Not Getting Lost in Translation: Sound Practices with Clear Purposes

I admit that the last time I had a group of students perform a traditional translation exercise was back in the late 1990s when I was working in Russia as an EFL instructor. I had knowledge of the students’ L1, so I was able to evaluate the clarity and accuracy of a translation from Russian into English. In the ESL classroom, I couldn’t repeat such a practice because (1) I didn’t have knowledge of everyone’s native language and (2) students had different L1s, which meant I couldn’t ask for translations of the same text into English.

Nevertheless, have there been times in my ESL instruction when a task called for translation into the target language? Yes. For example, I remember teaching different groups of students from textbooks with chapter themes on superstitions and proverbs. During speaking activities, students had to share beliefs from their own cultures and discuss their meaning and/ or significance. I am absolutely certain that conscious translation was necessary in order to recall particular beliefs and articulate them in English for fellow classmates. Was the process effective in helping students learn English and communicate in a purposeful way? Yes. In the case of superstitions, students were asked to use conditional statements. The activity was done in the context of a grammar class. I’d argue the activity required students to use target grammar in a meaningful and memorable context.

What other formats could make translation an effective and worthwhile exercise in an ESL context? Here’s a suggestion:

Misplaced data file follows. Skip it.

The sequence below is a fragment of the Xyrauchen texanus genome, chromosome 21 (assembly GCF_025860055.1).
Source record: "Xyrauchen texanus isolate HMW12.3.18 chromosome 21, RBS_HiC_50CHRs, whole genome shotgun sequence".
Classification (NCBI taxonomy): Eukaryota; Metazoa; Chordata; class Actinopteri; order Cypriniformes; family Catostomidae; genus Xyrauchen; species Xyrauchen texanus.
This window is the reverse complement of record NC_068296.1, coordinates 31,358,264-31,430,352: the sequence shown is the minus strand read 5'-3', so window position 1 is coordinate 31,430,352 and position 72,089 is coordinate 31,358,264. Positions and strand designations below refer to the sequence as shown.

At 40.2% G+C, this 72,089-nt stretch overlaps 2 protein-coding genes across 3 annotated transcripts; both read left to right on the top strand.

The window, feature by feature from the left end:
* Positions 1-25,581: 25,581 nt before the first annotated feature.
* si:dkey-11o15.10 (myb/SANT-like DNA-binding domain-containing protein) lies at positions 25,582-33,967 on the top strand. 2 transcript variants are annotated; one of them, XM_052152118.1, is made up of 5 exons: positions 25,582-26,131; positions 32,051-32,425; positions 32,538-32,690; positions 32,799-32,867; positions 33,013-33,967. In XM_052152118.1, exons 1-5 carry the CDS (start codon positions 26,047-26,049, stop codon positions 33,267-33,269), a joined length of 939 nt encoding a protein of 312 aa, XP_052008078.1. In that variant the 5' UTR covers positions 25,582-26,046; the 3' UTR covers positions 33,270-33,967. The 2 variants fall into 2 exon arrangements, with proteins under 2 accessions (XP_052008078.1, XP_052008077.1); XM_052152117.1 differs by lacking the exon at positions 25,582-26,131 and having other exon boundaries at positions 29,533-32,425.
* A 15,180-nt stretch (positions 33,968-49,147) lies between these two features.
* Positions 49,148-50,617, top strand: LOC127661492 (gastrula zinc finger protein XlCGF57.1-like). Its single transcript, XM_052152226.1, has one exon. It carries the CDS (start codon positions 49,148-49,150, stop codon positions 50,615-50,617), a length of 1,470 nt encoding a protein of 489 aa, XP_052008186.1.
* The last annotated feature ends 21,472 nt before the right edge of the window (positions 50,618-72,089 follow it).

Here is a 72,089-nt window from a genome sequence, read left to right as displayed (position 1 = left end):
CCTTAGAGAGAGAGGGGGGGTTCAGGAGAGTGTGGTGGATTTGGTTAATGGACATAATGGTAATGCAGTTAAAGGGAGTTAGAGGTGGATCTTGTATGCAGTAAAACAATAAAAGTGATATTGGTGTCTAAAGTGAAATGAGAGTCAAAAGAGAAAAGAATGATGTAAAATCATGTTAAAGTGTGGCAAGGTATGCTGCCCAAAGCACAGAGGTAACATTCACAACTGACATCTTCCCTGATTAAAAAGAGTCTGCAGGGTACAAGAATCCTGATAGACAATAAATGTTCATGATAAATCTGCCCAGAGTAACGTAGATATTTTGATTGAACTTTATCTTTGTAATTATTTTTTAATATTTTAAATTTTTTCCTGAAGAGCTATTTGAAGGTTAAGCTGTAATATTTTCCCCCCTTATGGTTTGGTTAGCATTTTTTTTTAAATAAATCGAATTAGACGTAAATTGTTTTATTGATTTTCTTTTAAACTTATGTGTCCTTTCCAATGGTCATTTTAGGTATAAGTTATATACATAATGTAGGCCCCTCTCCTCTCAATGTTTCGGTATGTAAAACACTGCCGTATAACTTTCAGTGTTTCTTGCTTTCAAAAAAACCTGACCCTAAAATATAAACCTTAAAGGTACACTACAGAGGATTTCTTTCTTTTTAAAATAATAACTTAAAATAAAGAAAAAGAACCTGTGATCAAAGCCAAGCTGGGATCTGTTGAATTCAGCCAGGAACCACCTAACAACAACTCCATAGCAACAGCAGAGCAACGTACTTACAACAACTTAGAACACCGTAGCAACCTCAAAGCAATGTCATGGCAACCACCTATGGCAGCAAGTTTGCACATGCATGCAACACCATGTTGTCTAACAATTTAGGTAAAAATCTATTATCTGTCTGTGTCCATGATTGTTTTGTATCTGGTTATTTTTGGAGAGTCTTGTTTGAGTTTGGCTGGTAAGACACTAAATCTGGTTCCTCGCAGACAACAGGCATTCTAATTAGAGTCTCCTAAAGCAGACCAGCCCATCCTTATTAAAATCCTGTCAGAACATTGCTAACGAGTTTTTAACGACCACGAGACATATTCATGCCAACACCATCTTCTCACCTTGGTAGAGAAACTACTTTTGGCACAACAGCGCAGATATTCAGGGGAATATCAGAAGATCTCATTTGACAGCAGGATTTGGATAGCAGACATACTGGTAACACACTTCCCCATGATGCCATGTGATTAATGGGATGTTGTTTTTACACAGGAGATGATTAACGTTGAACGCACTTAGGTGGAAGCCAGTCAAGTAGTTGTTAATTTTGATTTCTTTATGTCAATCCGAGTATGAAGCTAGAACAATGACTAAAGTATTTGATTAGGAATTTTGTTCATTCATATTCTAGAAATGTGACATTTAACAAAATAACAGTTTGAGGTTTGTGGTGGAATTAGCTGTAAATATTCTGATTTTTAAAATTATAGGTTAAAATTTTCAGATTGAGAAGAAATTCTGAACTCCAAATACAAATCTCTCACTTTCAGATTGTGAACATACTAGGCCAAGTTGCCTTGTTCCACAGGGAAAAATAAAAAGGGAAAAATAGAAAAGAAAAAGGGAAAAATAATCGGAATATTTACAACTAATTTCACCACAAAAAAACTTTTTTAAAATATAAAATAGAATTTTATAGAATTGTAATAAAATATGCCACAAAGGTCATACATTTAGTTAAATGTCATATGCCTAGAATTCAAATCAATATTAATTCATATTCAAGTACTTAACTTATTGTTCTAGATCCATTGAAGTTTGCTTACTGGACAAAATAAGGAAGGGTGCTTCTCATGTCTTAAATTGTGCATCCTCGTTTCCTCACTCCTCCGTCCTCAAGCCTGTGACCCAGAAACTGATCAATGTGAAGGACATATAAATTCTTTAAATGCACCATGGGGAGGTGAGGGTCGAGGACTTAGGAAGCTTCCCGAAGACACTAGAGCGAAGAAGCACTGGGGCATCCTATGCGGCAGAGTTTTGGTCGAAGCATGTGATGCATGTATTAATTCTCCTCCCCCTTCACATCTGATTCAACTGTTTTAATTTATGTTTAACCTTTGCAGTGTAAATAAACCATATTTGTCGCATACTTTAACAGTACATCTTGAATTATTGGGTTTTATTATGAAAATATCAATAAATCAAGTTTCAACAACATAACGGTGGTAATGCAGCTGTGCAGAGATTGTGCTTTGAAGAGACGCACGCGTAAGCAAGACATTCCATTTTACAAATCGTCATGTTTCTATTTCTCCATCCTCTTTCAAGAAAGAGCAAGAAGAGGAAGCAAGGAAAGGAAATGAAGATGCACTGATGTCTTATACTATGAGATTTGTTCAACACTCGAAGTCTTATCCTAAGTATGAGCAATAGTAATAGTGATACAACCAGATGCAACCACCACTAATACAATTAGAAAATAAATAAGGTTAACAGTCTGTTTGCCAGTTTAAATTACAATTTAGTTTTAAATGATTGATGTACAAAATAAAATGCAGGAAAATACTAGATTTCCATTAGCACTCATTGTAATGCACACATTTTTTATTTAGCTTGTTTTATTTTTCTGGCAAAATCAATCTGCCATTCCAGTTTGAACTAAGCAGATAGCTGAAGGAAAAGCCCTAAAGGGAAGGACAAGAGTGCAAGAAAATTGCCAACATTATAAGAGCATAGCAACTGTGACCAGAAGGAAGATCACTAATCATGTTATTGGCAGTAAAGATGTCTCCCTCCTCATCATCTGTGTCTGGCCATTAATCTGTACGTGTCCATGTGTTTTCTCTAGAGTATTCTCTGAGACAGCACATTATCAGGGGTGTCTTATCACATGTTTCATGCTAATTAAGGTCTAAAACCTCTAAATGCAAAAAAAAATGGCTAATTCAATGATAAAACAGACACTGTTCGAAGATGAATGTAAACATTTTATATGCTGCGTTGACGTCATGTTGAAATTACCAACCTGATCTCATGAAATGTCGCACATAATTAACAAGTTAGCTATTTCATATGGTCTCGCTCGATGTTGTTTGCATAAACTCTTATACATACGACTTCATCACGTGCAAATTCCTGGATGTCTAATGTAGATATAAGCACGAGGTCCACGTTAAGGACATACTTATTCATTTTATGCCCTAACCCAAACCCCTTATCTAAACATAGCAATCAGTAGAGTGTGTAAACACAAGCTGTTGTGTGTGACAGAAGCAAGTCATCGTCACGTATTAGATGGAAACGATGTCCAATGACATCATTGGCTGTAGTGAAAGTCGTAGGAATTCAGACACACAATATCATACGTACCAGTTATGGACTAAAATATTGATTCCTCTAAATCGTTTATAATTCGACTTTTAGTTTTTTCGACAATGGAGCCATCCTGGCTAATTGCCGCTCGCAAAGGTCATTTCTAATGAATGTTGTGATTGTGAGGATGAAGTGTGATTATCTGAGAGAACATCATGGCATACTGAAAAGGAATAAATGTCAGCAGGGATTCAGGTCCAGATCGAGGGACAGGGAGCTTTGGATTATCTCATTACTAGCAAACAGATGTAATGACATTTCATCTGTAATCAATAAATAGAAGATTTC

• Translate a joke or fairy tale from L1 to L2. The focus should be on meaning. If possible, have students pair up so that no two students with the same L1 are working together. The first step is done orally. Ask Student 1 to translate the joke or tale into English. Student 2 should listen and ask questions for clarification. Student 2 must then write down the joke or tale and revise the structure or wording as seen fit. The idea is that a second pair of ears (represented by the scribe who has a different L1) increases the chances that there will be a more natural-sounding final product, which could be shared with the class. Note: Before the writing phase begins, both Student 1 and Student 2 should have the chance to share a joke or tale. They write their separate texts at the same time, present their texts to each other, and then submit them to the teacher.

I’ll discuss this question in my next posting.


4 Comments Add yours

  1. Roccyi says:

    This is an excellent article! I’ll recommend it to Chinese readers.

    1. englishwithjennifer says:

      Wonderful. Thanks for sharing it.

  2. Roccyi says:

    Hello, nice to meet you! My name is Roccyi Okyan. Currently living in China. I love your articles and blog, If you do not mind, I’ll recommend it to Chinese readers.

    Best Regards!

    1. englishwithjennifer says:

      Thanks again, Roccyi. I’m glad you like the posts here.

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